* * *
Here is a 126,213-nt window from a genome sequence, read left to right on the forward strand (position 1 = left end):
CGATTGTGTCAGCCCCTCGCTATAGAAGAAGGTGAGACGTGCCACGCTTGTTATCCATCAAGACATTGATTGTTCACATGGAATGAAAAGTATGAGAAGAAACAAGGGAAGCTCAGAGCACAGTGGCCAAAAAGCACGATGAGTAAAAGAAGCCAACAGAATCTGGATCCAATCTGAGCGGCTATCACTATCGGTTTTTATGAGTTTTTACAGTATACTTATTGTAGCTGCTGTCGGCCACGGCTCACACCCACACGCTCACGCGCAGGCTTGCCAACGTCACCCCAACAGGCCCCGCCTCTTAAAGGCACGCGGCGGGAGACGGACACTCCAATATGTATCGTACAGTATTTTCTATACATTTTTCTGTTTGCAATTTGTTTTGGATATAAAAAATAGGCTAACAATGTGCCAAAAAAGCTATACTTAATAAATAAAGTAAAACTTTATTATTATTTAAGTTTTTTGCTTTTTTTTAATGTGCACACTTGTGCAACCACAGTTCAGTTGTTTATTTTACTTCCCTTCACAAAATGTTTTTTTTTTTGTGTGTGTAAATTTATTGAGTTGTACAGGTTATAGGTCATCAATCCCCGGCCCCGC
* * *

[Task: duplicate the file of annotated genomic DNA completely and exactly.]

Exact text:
Here is a 126,213-nt window from a genome sequence, read left to right on the forward strand (position 1 = left end):
CGATTGTGTCAGCCCCTCGCTATAGAAGAAGGTGAGACGTGCCACGCTTGTTATCCATCAAGACATTGATTGTTCACATGGAATGAAAAGTATGAGAAGAAACAAGGGAAGCTCAGAGCACAGTGGCCAAAAAGCACGATGAGTAAAAGAAGCCAACAGAATCTGGATCCAATCTGAGCGGCTATCACTATCGGTTTTTATGAGTTTTTACAGTATACTTATTGTAGCTGCTGTCGGCCACGGCTCACACCCACACGCTCACGCGCAGGCTTGCCAACGTCACCCCAACAGGCCCCGCCTCTTAAAGGCACGCGGCGGGAGACGGACACTCCAATATGTATCGTACAGTATTTTCTATACATTTTTCTGTTTGCAATTTGTTTTGGATATAAAAAATAGGCTAACAATGTGCCAAAAAAGCTATACTTAATAAATAAAGTAAAACTTTATTATTATTTAAGTTTTTTGCTTTTTTTTAATGTGCACACTTGTGCAACCACAGTTCAGTTGTTTATTTTACTTCCCTTCACAAAATGTTTTTTTTTTTGTGTGTGTAAATTTATTGAGTTGTACAGGTTATAGGTCATCAATCCCCGGCCCCGC